Given its generous dimensions, you’d expect accommodation for all occupants to be ample, and the Porsche doesn’t disappoint: plenty of headroom and legroom, front and rear, is accompanied by a capacious 770 litres of luggage space, accessed via a wide-opening tailgate.

But let’s face it, this being a Porsche, what everyone wants to know is just how well – or not – it goes. Yes, it has the badge and the credentials, but can it deliver on the performance promise?

The Cayenne S certainly has the right stuff under the bonnet. The 2.9-litre bi-turbo V6 is good for 324kW of muscle and 550Nm of twist, with the latter delivered across a broad rev band that promises agile tractability, regardless of speed or gear.

It should also be enough to shrug off the big SUV’s 2.02-ton mass – and indeed, it does so convincingly. You’re never aware of any that weight’s inertia.

Floor the throttle, and progress is lively, to say the least. The Cayenne needs less than 5sec to pass the 100km/h mark from rest, and gets to 160km/h just 6sec later. The 0-200km/h dash requires just 18.6sec.

Those are rapid stats by sports car standards, and even more impressive in the SUV context. But there’s a lot more to this Cayenne S than straight-line speed.

Not unexpectedly, given the Porsche SUV’s dynamic focus (and those 20-inch alloys) the ride is firm – but reassuringly so. It ensures clarity of dialogue between man and machine that translates into confident motoring, even when pushing the SUV’s boundaries.

Despite its size (remember, the Cayenne is 4.92m long and 2.19m wide) and weight, it displays inherent agility and poise that begs to be explored. The multi-link suspension prioritises composure over comfort, but delivers on both fronts.

The steering adds further appeal: it might be electro-mechanically assisted, but it finds a satisfying compromise between heft and ease of use. It disguises the bulk of the Cayenne well, but allows keenly modulated control, with loads of feedback.

No wonder then that piloting the Cayenne through twists, turns and sweeps is a delight: the big Porsche easily finds each apex, and carries an almost indecent amount of speed into each corner.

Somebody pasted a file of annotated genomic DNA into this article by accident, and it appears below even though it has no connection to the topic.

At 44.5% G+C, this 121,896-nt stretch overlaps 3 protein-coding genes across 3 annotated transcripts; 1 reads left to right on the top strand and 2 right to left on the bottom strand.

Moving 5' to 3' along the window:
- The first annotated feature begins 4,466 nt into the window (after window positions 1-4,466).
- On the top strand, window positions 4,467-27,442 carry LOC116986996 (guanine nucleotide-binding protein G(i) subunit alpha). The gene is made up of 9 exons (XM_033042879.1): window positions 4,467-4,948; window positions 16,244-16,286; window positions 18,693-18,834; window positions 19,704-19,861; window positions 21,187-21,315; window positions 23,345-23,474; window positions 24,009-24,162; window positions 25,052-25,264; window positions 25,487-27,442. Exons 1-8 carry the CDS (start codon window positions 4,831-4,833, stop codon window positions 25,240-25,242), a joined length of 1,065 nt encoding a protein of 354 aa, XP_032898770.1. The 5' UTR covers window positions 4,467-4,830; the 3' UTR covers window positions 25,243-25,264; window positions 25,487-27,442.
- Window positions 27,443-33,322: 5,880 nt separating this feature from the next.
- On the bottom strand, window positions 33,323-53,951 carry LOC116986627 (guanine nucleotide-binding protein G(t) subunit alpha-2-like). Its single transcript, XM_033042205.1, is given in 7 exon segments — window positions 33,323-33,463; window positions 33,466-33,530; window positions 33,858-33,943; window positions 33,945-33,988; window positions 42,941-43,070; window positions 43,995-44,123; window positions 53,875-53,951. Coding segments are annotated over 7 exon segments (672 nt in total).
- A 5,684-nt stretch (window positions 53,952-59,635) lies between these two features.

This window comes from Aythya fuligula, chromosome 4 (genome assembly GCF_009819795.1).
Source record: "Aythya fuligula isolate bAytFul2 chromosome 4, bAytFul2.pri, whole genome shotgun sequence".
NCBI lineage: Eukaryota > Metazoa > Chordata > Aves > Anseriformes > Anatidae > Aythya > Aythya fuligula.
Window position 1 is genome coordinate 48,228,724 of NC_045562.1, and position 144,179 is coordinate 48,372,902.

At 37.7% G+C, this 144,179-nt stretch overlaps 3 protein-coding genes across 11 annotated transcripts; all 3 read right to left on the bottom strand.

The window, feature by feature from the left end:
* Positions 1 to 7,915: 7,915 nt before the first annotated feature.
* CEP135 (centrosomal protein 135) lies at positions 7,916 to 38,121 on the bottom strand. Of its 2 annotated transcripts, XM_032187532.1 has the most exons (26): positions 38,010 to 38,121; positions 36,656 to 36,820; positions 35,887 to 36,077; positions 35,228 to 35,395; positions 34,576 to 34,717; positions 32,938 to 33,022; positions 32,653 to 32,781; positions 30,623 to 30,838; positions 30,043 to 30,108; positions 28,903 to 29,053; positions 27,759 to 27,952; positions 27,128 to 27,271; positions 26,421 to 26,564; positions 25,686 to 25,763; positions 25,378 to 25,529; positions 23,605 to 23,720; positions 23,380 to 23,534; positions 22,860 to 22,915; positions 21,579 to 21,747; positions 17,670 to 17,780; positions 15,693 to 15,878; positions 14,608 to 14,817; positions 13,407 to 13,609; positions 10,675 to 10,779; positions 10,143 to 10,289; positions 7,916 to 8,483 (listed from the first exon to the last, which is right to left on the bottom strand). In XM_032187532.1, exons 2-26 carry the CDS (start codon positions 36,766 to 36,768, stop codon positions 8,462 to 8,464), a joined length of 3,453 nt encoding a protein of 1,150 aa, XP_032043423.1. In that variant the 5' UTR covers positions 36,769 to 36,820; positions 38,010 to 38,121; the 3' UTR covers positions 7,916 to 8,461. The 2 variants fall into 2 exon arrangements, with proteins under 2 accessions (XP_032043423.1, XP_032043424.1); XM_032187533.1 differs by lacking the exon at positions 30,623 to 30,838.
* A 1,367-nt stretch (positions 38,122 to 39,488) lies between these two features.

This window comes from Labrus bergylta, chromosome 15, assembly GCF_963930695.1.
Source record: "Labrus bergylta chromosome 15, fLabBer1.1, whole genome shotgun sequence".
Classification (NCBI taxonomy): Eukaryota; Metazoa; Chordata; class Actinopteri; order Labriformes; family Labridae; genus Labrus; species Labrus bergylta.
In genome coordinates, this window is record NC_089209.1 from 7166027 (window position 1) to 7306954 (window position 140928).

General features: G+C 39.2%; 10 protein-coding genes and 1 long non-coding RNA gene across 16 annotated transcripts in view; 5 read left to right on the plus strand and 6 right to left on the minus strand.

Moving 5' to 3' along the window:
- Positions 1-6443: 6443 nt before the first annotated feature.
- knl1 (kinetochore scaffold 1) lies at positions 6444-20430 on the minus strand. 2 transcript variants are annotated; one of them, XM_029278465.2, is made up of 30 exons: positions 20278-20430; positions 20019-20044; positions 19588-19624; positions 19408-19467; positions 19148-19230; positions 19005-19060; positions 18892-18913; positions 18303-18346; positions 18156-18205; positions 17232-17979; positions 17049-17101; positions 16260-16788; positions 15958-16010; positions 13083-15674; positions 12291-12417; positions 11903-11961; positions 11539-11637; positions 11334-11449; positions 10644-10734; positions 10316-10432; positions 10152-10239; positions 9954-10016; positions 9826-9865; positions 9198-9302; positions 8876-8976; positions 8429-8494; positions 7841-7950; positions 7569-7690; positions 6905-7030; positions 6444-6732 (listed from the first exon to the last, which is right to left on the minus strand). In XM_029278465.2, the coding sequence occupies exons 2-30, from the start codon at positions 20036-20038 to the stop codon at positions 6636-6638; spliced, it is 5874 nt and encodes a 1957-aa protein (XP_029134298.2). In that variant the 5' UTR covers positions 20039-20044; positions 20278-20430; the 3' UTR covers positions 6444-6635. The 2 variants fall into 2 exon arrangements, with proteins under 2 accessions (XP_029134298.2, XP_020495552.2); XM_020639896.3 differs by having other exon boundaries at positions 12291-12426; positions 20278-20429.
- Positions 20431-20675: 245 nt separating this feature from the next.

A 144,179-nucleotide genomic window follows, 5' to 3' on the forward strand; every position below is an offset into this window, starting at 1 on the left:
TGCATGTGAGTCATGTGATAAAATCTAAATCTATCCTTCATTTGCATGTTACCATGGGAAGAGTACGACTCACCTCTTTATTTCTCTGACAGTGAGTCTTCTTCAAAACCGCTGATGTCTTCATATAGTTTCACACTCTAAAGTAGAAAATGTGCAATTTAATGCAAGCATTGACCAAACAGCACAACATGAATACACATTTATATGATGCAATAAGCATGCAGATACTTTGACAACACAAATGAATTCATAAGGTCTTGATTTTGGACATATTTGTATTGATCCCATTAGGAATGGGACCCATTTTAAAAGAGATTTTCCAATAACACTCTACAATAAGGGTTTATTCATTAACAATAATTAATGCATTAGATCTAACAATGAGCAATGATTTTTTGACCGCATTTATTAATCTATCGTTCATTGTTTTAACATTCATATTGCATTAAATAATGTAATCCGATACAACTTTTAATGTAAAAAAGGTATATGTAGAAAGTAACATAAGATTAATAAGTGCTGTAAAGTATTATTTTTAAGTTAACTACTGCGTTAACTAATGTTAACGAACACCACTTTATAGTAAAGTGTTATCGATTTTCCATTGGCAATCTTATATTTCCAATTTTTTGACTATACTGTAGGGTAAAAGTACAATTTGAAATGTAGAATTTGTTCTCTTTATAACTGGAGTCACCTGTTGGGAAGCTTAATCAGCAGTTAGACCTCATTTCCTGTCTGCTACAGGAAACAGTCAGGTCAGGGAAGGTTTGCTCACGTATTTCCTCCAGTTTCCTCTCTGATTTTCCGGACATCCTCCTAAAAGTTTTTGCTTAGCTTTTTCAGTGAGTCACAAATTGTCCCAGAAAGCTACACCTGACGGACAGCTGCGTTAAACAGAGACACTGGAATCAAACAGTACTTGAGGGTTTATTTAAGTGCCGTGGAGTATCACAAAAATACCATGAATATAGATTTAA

Body lean is almost non-existent, and cornering forces high enough to make you grateful for the well-bolstered bucket seats. Big brakes will haul the Porsche down to saner speeds without drama, too.

However, not even the most enthusiastic driver will want to thrash the Cayenne all of the time. Its inherent versatility means that it’s likely to be used more often as a mom’s taxi, an urban commuter and a long-distance holiday hauler than a hard-core performance machine.

The good news is that it will assume any of those roles with equal competence. Sure, it’s not as indulgently impervious to road conditions as a (much dearer) Bentley Bentayga.

But it does cope with bumpy tar and even moderate gravel with ease, and effortlessly gobbles up long distances, while providing its occupants with all the creature comforts the heart could desire.

At the same time, the Porsche’s sports car heart means performance is at the driver’s beck and call, be it for swift and safe overtaking, or making the most of a mountain pass.

It’s that ability to effortlessly and convincingly swap between utility and performance roles that is a the core of the Cayenne S’s appeal. While the Cayenne Turbo arguably places too much emphasis on its considerable dynamic talents, the Cayenne S is hugely capable in all departments.

Not only that, but it perfectly balances those capabilities, providing a package that’s equally convincing on all levels. Almost unexpectedly, that also includes value.

Just under R1.3-million is a lot of money, but the Cayenne S is competitively pitched against some mainstream rivals, including the BMW X5 M50d, the Jeep Grand Cherokee SRT and the Range Rover Sport HSE SCV6.

And let’s face it, the Porsche badge adds a certain allure of its own, too … DM

PROS

A convincing synthesis of sports car dynamics and SUV versatility and comfort.

CONS

Can be thirsty when pressing on.

VITAL STATS

Porsche Cayenne S

Engine

2,894cc V6, bi-turbocharged

Power

324kW @ 5,700 – 6,600rpm

Torque

550Nm @ 1,800 – 5, 500rpm

Power-to-weight ratio

160.40 kW/ton

Gearbox

Eight-speed Tiptronic S auto, AWD

Wheels/tyres

20-inch alloy, 275/45 (|f) 305/40 (r) R20 tyres

0-100 km/h

4.9sec

Top speed

265km/h

Fuel tank capacity

75 litres

Fuel consumption (claimed)

9.4 / 12.7 litres/100km

Operating range (claimed)

798 / 591 km

CO2 emissions

209 g/km

Retail price

R1,296,000

Maintenance/service plan

3-year full maintenance plan
Gallery